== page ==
Adam Savage Tours the Jim Henson Exhibition!


Hey guys, it’s Adam from Tested I am at the Museum of the moving image in Queens New York about to take a tour through the Jim Henson exhibition. This is a brand-new part of their permanent collection. It’s a permanent exhibition partially funded by a Crowdfunded Kickstarter campaign it is a compendium of the life of artist innovator filmmaker puppeteer and ultimately storyteller Jim Henson I Cannot wait to go through this because there’s one thing I’m sure of this is about a lot more than just puppet hi Barbara Hi, Anna. Thank you so much for meeting me today Thanks for coming right I can barely wait like my crews been moving around making sure we can shoot everywhere But I have kept my eyes from seeing so are you? Yes, please let’s go let’s have a look oh Man oh my gosh, okay, so I’m already like freaking out This is Jim’s actual headband for operating Kermit that yeah So the puppeteers would wear headband so that they that held a microphone, so theythey obviously needed their hands-free to perform And that’s when the Jim wore often He had several of them, but that’s the one that that came to us So we’re really lucky to have it know I grew up looking at those shots from behind the scenes And this is this is one of the real Kermits. Yeah, it’s a Kermit from the 70s So that’s so not to you know destroy anybody’s dream There were several Kermit’s of what many may be right that many actually okay? Yeah, they would you know took a lot to sort of build them and make them right yeah? And sometimes ones were made that didn’t fit the hand quite right and they have to start again, so it was a very very personal Process to create the puppet that really had the you know the right feel for the puppeteer And I if I remember reading my reading correctly Like a key part of Kermit’s head shape was created by Jim’s hand exactly yeah. He had giant hands He had really big hands and you know Jim You know the association between and Jim and Kermit was very very close And you know people sort of identified doing one to the other I do yeah of course I think we all do it’s really natural and what Jim says is is that you know in some ways it was sort of Just a natural extension of his hand there was very little between You know Kermit And him it was just this little piece of cloth because his hand basically was the face so I have to ask like this an exhibit like this comes in you’re pulling pieces from all over the world and you know I Suppose repairing some things and unpacking the history of these things and figuring how they go But when Kermit comes in the building was there like was that in a moment well It was you know we museum received a donation from Jim Henson’s family of 2013 of about 500 objects right so it included about 200 historic puppets so a lot came in at once But obviously you know Kermit’s you know sort of unwrapping Kermit and you know getting hims are ready for exhibition was a particularly kind of amazing moment and You know extraordinary process I can’t imagine I mean he’s just he’s is so much part of the like the moral compass of my childhood is currently right how many Characters are there in the world that have you know Kermit was sir born or built in 1955 Essentially 50 yeah, and still has that same kind of resonance with people has like survived, and you know people kind of know him Right despite Jim’s passing in 1990 and other puppeteers performing him. There’s a there’s a Continuity a consistency to his character that we feel like we know him like almost as a as a human I had no idea Kermit was that much older than me I Thought he was boy. I really thought he was born with Sesame Street, but no yeah, yeah I was one of the first puppets that Jim made For his first television stories a five-minute live show sometimes twice a day starting in 1955 called salmon friends it was Worc TV a local television and NBC affiliate in the DC area Wow yeah Wow But it wasn’t a frog yet, Kermit was like a serve a Glee amphibian creature He was Kermit. He was not Kermit the Frog so he serve acquired the frog nests in the early sixties Okay so which I I don’t this looks like I’m already seeing an embarrassment of riches. Where do we go from here? Well, let’s go this way let’s talk about Jim’s early work for television So Ralph is the first Muppets star right always think of Kermit being the star yeah I didn’t realize ruff was the first yeah, Ralph was created for Purina Dog Chow commercial 1962 And then went on to star in the Jimmy Dean show which was a nationally broadcast variety show in the mid sixties That you know was hugely popular And really was like almost like a finishing school for Jim Wright because he had to we go on the show and perform Ralph actually with Frank Oz performing the right hand It was the first puppet that Frank Oz and Jim Henson performed together, so that’s that’s really cool But you know Jim learned from the comedy writers on the Jimmy Dean show and you know those those were guys that had their That had you know their backgrounds in vaudeville and variety shows and a lot of Jim sort of comedic Sensibility comes from being an apprentice During those years. Yeah, just hurt being around that how amazing I didn’t realize ralph was such a Lightning rod for yeah, it’s Deb, and this is so great You know we have this sketch that that Jim made these I mean This is one sketch but there’s there’s probably 12 or 15 pages of sketches of dogs that are just a little bit different from each other and Don Selene who is his master puppet builder Would look at these sketches these are very rough sketches rough sketches And and and and take what Don would call the essence of a character that would be expressed in Jim sketch and make these serve remarkably expressive Puppets out of them, so they were an amazing pair also And we try and the exhibition to sort of give shout outs to the various Classical exactly because they you know it wasn’t just gyms, or you know standing on a mountain You know on his own creating these things. It was this really really talented group of collaborators and their commitment to the work was the Western all and Its really loyal talented group of folks Okay, what’s next? What’s next okay? John stone was one of the very first people that Joan Ganz Cooney the sort of inventor of Sesame Street turned to to help her You know come up with an idea for what what Sesame Street would be so John knew that Jim’s work was amazing it would be a perfect fit for Sesame Street So John Stone brought Jim to Sesame Street in it you know in in these sort of infant stage of its development So Jim was not the inventor as a summation joke but his puppets became sort of you know intrinsic really Idea yeah, and so how long was the development process of figuring out the first few characters for Sesame Street So Jews characters for Sesame Street were sort of a mix of puppets that he had on hand Already that had certain appeared in other You know in other productions and also characters that he specifically built for the show so it happened really quick I mean it was it was over the course of a year like he came on board in 68 Sesame Street’s on air in 1969 so Burton, Ernie he created for the show Cookie Monster it had it you know cookie had already been an established sort of cookie or Food-eating or little object eating character from from commercials and from industrial films as well So cookie came on in that way But Big Bird here and Oscar the Grouch were built specifically for Sesame Street for the street itself Because the producers were first first the idea was that the puppets would only exist in their sort of Interstitials right run that the action on the street would just be people But during focus groups the kids quickly lost interest in the puppet list segments So they knew they had to get the puppets on the street so in order to do that in a seamless way that didn’t require Like you know a baffle for the puppeteer to go behind Jim created a walk-around Which we had walk around puppets in the past the Lajoie dragons commercials that he made So you create your walk-around? Puppet of Big Bird that could just sort of exist you know without having to hide behind anything and Oscar the Grouch that could you know they you know the The trash can was basically his thing that he’d go hide behind, so So then those two puppets or two became real part of the street and at this point Kermit seems to be fully formed he seems to yeah And full Kermit the Frog with the eyes exactly what happened I would say like from the mid sixties to the end of the sixties Kermit kind of Slowly, yeah There were some differences in the number of you know points on his collar, but essentially Kermit was Kermit And he was you know part of Sesame Street in the beginning, and then kind of pulled back eventually yeah So I’m looking at this standing in front of a full-size big bird It’s sort of shocking how much larger his head is than I somehow expected And I’m wondering if as you were loading these pieces in was there a specific surprise we were like oh wow I totally didn’t realize that that was like that I mean just the mass of Big Bird is kind of amazing his tail goes really far back So we you know we had to deal with things like you know is the is the platform gonna be big enough you know our Ceiling tile off like this is sort of the only part the elite space and the gallery that we had That could really accommodate Big Bird And this is Caroll Spinney right with a right hand here in the left hand here exactly. Yeah, I mean the performance That he did really up until I mean he really only just retired and he’s in his 80s The physical demands of performing this so it he had to wear this harness over here. This was his original. Oh my gosh Yes, you get to wear this harness over You know his chest so that he could watch a monitor, so you could watch himself perform So he is actually also watching them on it. Oh yeah, otherwise How could he see right his his eyes aren’t up in the eyes, and there’s no holes in the bird’s body? So this is a fed camera signal exactly him, so he could see what’s going on outside. He could see where he’s going right and She’s watching that he’s performing the bird, and he’s reading from a script’ taped into the bird’s body. What how do you do that? I don’t know how you do that I roller skate often what yeah? So I didn’t even I’m not even sure I have known in the longest time that Big Bird had a big tail yeah So, this is a section we called the Muppets for obvious reasons And we wanted to really make it feel like a an explosion, right We wanted two people to understand that it was important without having to say this is important so this this projection of all 120 episodes of The Muppet Show playing at once is the serve gesture that really? communicates that excitement, and that’s our significance Because the Muppet Show was a something that Jim had wanted to you know get off the ground since 1960s I was a project He was trying to get going for the kid nine years, and it came off the ground in 1980 right 76 76 Okay, I thought it was This is I mean this was my childhood. Yeah, we watched this every week as it came out I probably watched every single one of these episodes three or four times in my childhood Yeah, yeah, they’re really really magical and still hold up I mean they’re just hilarious and charming and fun and this is also part of the improvisational aspect of the troupe like they were they were writing scripts every week for this show and Also developing new characters every week at the same time, so this shop is going full-bore exactly Amazing well they you know they had to move they had to create sort of a company and operations in Ulan because sir Amazingly enough none of the US networks wanted the Muppet Show right so Jim wound up making two pilots for ABC Yeah, I’m thinking that ABC was gonna pick it up They didn’t and then pitched it to CBS is a pitch real a hilarious pitch really made for CBS CBS. I know. Thank you But Lew grade in London said you know really saw the potential of it and macho end up being Produced in London for the five years where when I was made and because it was produced for syndication it went worldwide right away oh? So okay, so it was almost more popular in other countries at first and it was in the US I didn’t no idea. I remember reading at some point. It was an extremely expensive show to produce Um I guess I mean there was a lot to do they you know the guest host and those are just dicks It took a lot of people to put this show on so they had to build a whole shop right in in London to be able to You know to be able to make all this stuff happen and yet you know still then you know the New York office was still Going and doing things so that during the other end oh and of course shoot So you know Jim and Frank and others would fly back? Oh my god. Of course. They’re doing the Muppet Show and Sesame Street at the same time I mean that was an amazing thing for me that sort of clicked at some point that the Jim and Frank Especially how busy they were doing so many different projects Just Sesame Street like what you know back to New York and still be Burton, Ernie. You know like into Into the into the 80s Wow yeah wait so um I see one of my favorites the sweetest chef who had real hands Well, yes, that’s really interesting so the Swedish Chef had real hands It was what is called a live hand puppet Like Ralph is also a live hand puppet right and you know so it took two puppeteers You monster as well exactly so the so the main Puppeteers right hand in the mouth left hand in one of the hands, and then a second puppeteer doing the puppets right hand What was different about the Swedish Chef is that because he had so many things to? Manipulate and because there was no fur covering his hands Jim and Frank were funded together, and it was Frank’s hands in Both his two hands as him Jim doing the mouth, so here’s this crazy picture That shows you all the surf gymnastics of what they have to do to make this puppet happen Wow Then we have the challenge in you know how do we exhibit the Swedish Chef because there’s no fart covering it do we? Do we leave them empty that’s kind of weird it looks like they’re amputated, so Frank Oz generously allowed us to cast Yes, my first question. That’s the best that you’re actually using Frank’s name And I that the distinction that’s what made me think these must be real the real hands yes Natural they don’t they’re the Swedish Chef they’re stretched in tort yeah it’s lovely too when you get up close to these when you see how simple the construction is I mean how how in Innovatively they solve the problem, this is just mattress foam Yeah, as open-cell urethane flow carved intricately and but this structure is very simple Yeah, the design and the structures were you know really really carefully thought through I mean these weren’t these weren’t just people sort of making Cute things out of out of flashy fabrics the you know that yeah the builders that designers really really come from this Mystery sort of amazing places where they had these these fantastic skills actually did a great story With Dave goals who you know achieve fame through my bed c0 and zut and dr. Bunsen honeydew exactly so Dave was working as an industrial designer for hewlett-packard in California and was an adult in his 20s and happened to catch par Sesame Street And sought Bert and Ernie and was just so taken with the design of the characters and how their personalities Sort of matched the way they were constructed yeah he was like that’s what I need to be part of so he built his own Ernie and Kingston New York and figured out how to reach Jim Jim was not so hard to reach. He would talk to people know And Jim’s like yeah sure you can come and work for us, so he started building puppets And then was drafted into performing sort of against as well, but it’s a good thing you have fascinating I I know Dave I know Dave and he told me about performing gonzo for the first season of The Muppet Show and then realizing he wanted more and so he added the I Mechanism gonzo to deepen the character for the second season and I loved hearing the fact that this was an ongoing process of character development and construction technique and design and instrumentation, yeah Yeah, that’s a wonderful wonderful thing. Yeah, yeah often the the builders would also have their hands at performing So it wasn’t like a factory situation Not a really really understood What’s or what it took to be able to make those characters come alive and refine them over time I’m looking at the Muppet Show openings behind you I mean I remember in 1976 my family getting excited about the premiere and just sitting down and watching it on the night I can’t remember what night of the week. It was but I remember watching it and talking about it the next day at school yeah, I Loved only on line up. Yeah, the opening line up. It’s great and there’s gonzo The misunderstood performance artist of the Muppets, and if we turn the corner. We’ll see the actual Muppet sign Wow We were so we were kind of beyond excited You know the the archivist of the Henson Company Karen Falk who’s amazing yeah, um one day. She was like oh you know We’ve got you want to see the Muppet Show sign okay? Three bar a lot of the material in the exhibition is borrowed from the Jim Henson Company archives the Muppets are the museum’s we you Know they’re ours but the a lot of the cert process material is out of the archives so Karen just took out this Sign and we were like okay, Vanessa see is this one of the original sketches Yes, it’s a design sketch by Michael fris for the for the sign And then this is sort of a storyboard for the opening segment Wow It’s so great. They saved all this stuff. You can really see how how it was developed yeah Another thing. They saved which was really fortuitous was bankers boxes upon bankers boxes etc a fan mail that came in and you know what we wanted to do was a Test to jim’s vision to make a show that wasn’t just for kids. It was really for families It was for people of all ages, so we just sort of randomly started picking out letters to show that you know the diversity of People that serve rode in like you’re inspired and inspire. Yeah, yeah, yeah Now behind, I see here. Yes the fabulous Miss Piggy in all her glory She’s amazing she is Wow she’d be the first to agree with you She looks beautiful so that’s that’s Miss Piggy in her dress from the Muppets Take, Manhattan And it was really the movies that made her into service talkin into a big star in a fashion icon You and she served remains a fashion icon just serve crazy, but you know it wasn’t You know was it one person making me bunny Erickson is the designer and builder of the first Miss Piggy? But it was obviously Frank’s performance And it was Michael Firth being an art director that created the calendars That showed her in all these elaborate costumes and the costume designers Calista Hendrickson, Barbara Davis That that supplied the Wardrobe so you know again. It’s these sort of amazingly. You know talented creative folks that That the gyms are trusted to be able to Bring his characters to life. I love the fact that Jim and Frank built Ernie and Bert and Kermit and Miss Piggy and It must be it must have been fascinating for them as performers to find these relationships and different different relationships and different Characters in the way, they relate to each other exactly yeah. Yeah was it was a sort of a Chemistry you know between two performers that is really up there in the any you know in the amazing pairs of folks on the screen You don’t see them on the screen you see their characters on the screen there was the documentary years ago that showed Jim and Frank on Sesame Street set improvising as Ernie and Bert. Yeah, I’d remembered I watched it Dozens of times because I’m so inspiring Watching them find these characters and explore them right exactly and you just saw how much fun they were having to write And that’s something that keeps coming up because people are always asking like you know Like what makes this stuff so special and how these characters so long-lasting And an answer that a lot of people a lot of people’s I’ve worked on With Jim and Ollie’s character say, it’s just that they were having so much fun You know that the their love of the projects the characters the puppets The stories was was really informed their performances and their work Dave goals told me that Jim would just take the time to get the scene right that he would keep on shooting Until everyone felt like there was a performance that really mattered going on and he was like never again After Jim if I felt like that total amount of we’re just kidding We’re just here to get this right and Jim really created that space. He said that allowed them to spend that time Yeah, because it was technically really demanding I mean it wasn’t just like knowing lines Frank Oz was here at the Museum recently and told and told this story and I forget where he was but there was there was a there was some show that they were doing maybe with a live show or something on TV where they were served mostly human characters and And he and James are waiting in the wings to go on with their puppets and someone turned to them and and and said you guys look like surgeons like like like here at your Operation is so focused you know because they you know they’re just like saunter on and be their personalities like they have to make these These other things come to life, and you know those other things depend on them for their life So they’re really attuned you know in a very strong way well in that fiscal demand I’m looking at this architectural model over here that I find really fascinating this is an example of how they had to work if they were doing a Scene we you have them puppeteers under here with the Muppets on fire exactly so starting really starting For the Muppet Show they wound up They’re building these sets that allowed for these false floors so that puppeteers had space to Be instead of having to be I mean a lot of times They have to be curled up inside something crazy to be able to perform so yeah this is we love the sent model because it shows what it sort of took and that you know there’s puppets on top and and People actually doing it and that there’s monitors here, so they can see what the camera sees yeah I mean in every cut time they are having to perform basically backwards. They’re looking at a camera. That’s showing them Yeah, that’s right crazy. Yeah Yeah, so so again The canvas keeps getting bigger so the The Muppet movies are bring the Muppets of the big screen and then the three projects that we focus on in this section Fraggle Rock Dark Crystal and labyrinth you Know are these fully integrated imaginary worlds yeah, right? So there’s no sir reference to the real world in them right Jim wanted to Just you know use the full force of his imagination and the imagination of his collaborators, just invent something new So you know with Fraggle Rock you know he knew he had the audience out there internationally with the international versions of Sesame Street And The Muppet Show was all over the world so he knew that he had the attention of the world and really felt like he Had the responsibility to use that attention In a way that would help things right, so he you know very some some very consciously want to develop Fraggle Rock as Something that would help bring peace between you know Different kinds of people so that the three you know groups in Fraggle Rock the gorgs the Fraggles and the Doozers are Altered in their own universes, and they’re very very different, but they’re interdependent And you know I mean it sounds almost naive but with Jim Henson It’s not no I really believe this and and you know it wound up being this tremendously successful show yeah Maybe you know maybe it did make the world a little better I by definition because we can enjoy Jim even decades later and understand how how beautiful this vision was and again the technology? Right so always pushing the limits of technology so so so We have a little clip there that shows what it sort of took to be able to control These Goron Safie was humans walking around in these giant Puppets, but their expressions were controlled remotely. Oh my god puppeteers. Who weren’t yes the costumes exactly so you see there There’s Jerry Nelson using what they called a Waldo? to to control the puppets Phases through radio control, and they did the same for the tiny little Doozers cuz you couldn’t get a puppeteers hands in them but you could you know sort of Operate those from gross motor skills these little fish fish you know like things these these these mechanisms But the the really subtle facial expressions on them were also produced for moley theories so separately from those Oh, wow yeah, yeah, because they were really subtle I mean if you look at their faces. They’re talking I mean they’re moving their lips And they’re tiny I mean you’re really really tiny but they have these little mix in there that that would move And Kathy Mullen is on the screen They’re sort of demonstrating how it worked and to be clear this was this absolute state of the art like in terms of animatronic movement and character building exactly they were at the Absolute edge of the technology and a lot of that was developed During the production of the dark crystals and your crystal came out in 82 so a lot of that development happened 81 they you know They in the dark crystal They used a combination of like cables and pulleys and then as the production went on and they felt like they needed More subtle controls, they that kind of radio control technology developed And then they applied it to Fraggle Rock so they sometimes jokingly saying you know that the Dark Crystal was like you know Millions of dollars rehearsal basically for Fraggle Rock because then they got to apply their technology there, and we’re better for it yeah So then we move on to some iconic amazing costumes from from labyrinth look at that We’re Sur people take center stage in a way right so it’s in the characters of Sarah and Jairus That are the the main focus in labyrinth, but but they’re surrounded by all these these magical puppet characters again and this in this fully sort of realized world yeah, yeah exactly yeah Incredible I love looking at costumes like this close up This is the amount of extra detail in there that right is implied on screen and as part of the Veracity of the world up close it gets you think well you know I think I think you know working And you know at the museum with a lot of different makers I think what you find is a common theme between people’s work that is really really brilliant Is that they do much more than is necessary? Yeah That the attention to detail is more than anyone will ever sort of notice, but it communicates somehow. It’s all coming out yeah Yeah, yeah as a complete world we have this fantastic sexist puppet So we could have us a rep proper a proper stage. This is a changeling right? This is the ritual master o j– and if this was the one that was performed by Jim And You know again these you know they he’s working with really. It says you know the the early I mean, I mean think of it right the the Muppet movies are coming out But you know dark crystals coming at the same time, so there’s so much going on right so much going on And working in foam latex was a fairly new Medium for them right so they’ve been working with these fabric puppets from the Muppet Show for Sesame Street for all these different Project additive building technology using foam and carving it down. He’s not making castings and mold Yeah, so this was a really really different kind of way of creating you know creating the puppets and also creating a characters right so those those things are always served together and You know there’s no And there’s a lot of the Dark Crystal characters are serve an underneath layer under the foam latex that provides the the mechanism So these are the hand Extended fingers exactly that the puppeteers could operate, and then the foam latex hands would serve slip over them And I love you can just as just plywood these are plywood clevis joints with with cable operation It’s so it’s the mechanics are so simple and yet so robust yeah That’s great And similarly Jen and Kyra are heroes and the Dark Crystal had these sort of mechanized resin layers under their foam latex heads That operated everything and maybe you know a little weird to look at their serve What skinless faces, but it’s how it all is how it all worked in a day of our Dewey? No control BOTS being relatively trivial for people to assemble and construct. This is the this is Again at the absolute edge of making it up at the other point and making it up. Yeah They were totally just making it up. Yeah. These are the most ancient RC rigs that I’ve ever seen Wow And they’ve got plywood cutouts to control the level of movement for some of the actions in there and annotating kind of what it was No Wow, and then the linkage between the two that clearly added some relationship in terms of facial movement mm-hmm and these servos going to cable drives Wow Wow This is just gorgeous So um you know we didn’t want the end the exhibition with just like he made these big films and then sadly you know he Passed away in 1990. We really wanted to give people the the The feeling that he was just constantly working constantly doing a hundred different things Innovating iterating right exactly some things that worked some things that didn’t but always always kind of pushing the envelope always sort of you know involved in in making things and making new things so this final sort of short section is just about The you know the the the number of projects that he was working on in the late eighties really up until 1990 when he passed away, and they include the storyteller which was featured on Jim Henson hour and also in other ways The creation of the first digital puppet fully digital puppet waldo see graphic and there’s are some sketches. I did not realize that yep so that was you know he’s really again looking forward to using digital technology and Starting to make real headway in that area and so even though he starts with the simplest cloth puppets He’s not shying away from the technology at any point in this process he’s bringing you guys using it pushing it to the edge of its possibility for storytelling and Continually affecting the whole other swathes of the film industry with that technology exactly yeah So it’s this real kind of interesting dichotomy between the simplicity and the complexity behind it, and he wanted the stories to feel Really simple he didn’t want you to be distracted by the technology, but he was he was gonna worry about You as a viewer to worry about it And then his come you know after he passed away in 1990 his company went on And we’re real innovators in digital puppetry, which just shows that they that they still make so that’s that sort of wonderful. That’s crap You know at the very end we wanted to create sort of just a just an odd just sort of a wrapping up Moment that shows my I think I said earlier that you know he created this company of puppets But what we’re also talking about in the exhibition is this company of people right and they sort of exist on parallel culture Yeah, so you know we wanted to really sort of highlight the people and the and the puppet characters the two sets of characters yeah, yeah and You know not create a shrine, but but really give you a moment to sort of kind of meditate On what he left behind, that’s really lovely I mean It’s there’s so much joy extent in every part of the process from the first puppets to the company to the stories to the songs Celebration yeah, we want to inspire people walking through here you know I mean we you know we feel a commitment to to our to our visitors and Education is at the heart of the mission Museum so you know we want to entertain folks But we really want them to sort of walk away feeling inspired to go out and do their thing You know from from from Jim’s example and the example of the people that he worked with to sort of do their best and throw Stuff against the wall and see what sticks for them achievement unlocked Barbara this has been an absolute Fantasy of an accident to come and see really to have you here, thank you. I really appreciate it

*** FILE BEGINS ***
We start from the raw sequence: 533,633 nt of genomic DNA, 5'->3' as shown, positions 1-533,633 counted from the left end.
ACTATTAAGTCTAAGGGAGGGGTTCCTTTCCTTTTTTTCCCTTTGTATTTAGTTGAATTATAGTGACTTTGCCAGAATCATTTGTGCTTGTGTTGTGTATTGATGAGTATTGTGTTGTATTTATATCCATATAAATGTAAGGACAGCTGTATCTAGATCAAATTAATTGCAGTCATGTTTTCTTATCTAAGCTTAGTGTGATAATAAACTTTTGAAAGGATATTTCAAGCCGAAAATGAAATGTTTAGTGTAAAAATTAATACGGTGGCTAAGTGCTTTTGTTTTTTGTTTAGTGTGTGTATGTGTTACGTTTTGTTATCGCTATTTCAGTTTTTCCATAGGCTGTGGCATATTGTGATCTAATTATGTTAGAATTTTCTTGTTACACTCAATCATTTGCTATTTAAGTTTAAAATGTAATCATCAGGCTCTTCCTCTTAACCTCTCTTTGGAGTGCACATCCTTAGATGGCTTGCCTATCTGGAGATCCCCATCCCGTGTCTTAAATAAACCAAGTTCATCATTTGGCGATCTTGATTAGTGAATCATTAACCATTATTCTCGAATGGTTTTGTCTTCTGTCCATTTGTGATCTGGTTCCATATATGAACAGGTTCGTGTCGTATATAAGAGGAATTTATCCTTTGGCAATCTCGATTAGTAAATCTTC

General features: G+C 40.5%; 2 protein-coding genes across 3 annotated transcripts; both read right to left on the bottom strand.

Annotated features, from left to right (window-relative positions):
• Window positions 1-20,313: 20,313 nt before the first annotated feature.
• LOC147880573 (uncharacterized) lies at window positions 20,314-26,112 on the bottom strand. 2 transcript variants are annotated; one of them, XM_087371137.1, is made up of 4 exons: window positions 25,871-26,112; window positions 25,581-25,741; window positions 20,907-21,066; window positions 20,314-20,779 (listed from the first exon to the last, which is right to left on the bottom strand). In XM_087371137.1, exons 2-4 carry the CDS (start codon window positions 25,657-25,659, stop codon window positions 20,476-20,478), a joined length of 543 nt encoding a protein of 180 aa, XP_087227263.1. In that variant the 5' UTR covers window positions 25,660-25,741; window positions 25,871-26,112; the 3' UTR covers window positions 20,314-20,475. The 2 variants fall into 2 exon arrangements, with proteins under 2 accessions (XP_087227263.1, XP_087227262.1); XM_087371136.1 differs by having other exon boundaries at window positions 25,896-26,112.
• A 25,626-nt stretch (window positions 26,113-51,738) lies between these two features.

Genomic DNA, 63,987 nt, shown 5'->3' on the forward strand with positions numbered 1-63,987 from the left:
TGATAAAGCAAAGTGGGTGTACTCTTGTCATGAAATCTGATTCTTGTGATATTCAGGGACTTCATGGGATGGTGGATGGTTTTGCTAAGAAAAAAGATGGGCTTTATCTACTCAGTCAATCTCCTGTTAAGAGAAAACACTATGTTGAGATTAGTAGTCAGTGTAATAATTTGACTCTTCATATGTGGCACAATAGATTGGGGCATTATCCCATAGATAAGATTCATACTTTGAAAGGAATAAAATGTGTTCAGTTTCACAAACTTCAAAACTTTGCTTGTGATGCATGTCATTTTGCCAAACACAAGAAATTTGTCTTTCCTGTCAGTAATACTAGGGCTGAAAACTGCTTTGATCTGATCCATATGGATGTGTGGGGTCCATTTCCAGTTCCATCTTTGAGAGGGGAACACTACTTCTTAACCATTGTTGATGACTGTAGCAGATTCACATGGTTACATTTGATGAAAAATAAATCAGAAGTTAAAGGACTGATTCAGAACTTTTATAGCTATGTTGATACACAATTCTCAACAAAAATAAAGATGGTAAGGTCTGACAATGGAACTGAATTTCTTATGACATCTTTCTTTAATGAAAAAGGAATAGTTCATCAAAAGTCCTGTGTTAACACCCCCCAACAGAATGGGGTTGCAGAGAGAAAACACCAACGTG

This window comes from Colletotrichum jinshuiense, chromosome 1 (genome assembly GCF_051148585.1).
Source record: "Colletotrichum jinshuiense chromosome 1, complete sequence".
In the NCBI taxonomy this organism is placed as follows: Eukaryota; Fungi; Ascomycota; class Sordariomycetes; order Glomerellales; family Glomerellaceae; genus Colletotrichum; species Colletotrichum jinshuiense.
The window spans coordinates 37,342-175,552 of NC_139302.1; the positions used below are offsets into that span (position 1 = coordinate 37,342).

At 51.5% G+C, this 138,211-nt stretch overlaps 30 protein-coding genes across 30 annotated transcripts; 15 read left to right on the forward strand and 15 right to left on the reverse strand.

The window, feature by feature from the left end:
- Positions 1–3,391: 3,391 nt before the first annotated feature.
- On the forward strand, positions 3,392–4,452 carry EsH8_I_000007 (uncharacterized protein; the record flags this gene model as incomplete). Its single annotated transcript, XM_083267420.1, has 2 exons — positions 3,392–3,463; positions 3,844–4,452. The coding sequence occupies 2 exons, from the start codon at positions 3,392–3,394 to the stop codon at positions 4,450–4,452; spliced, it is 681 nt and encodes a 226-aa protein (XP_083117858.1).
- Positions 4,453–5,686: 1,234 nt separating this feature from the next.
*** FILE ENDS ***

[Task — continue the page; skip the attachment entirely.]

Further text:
Comments 14

Leave a Reply

Your email address will not be published. Required fields are marked *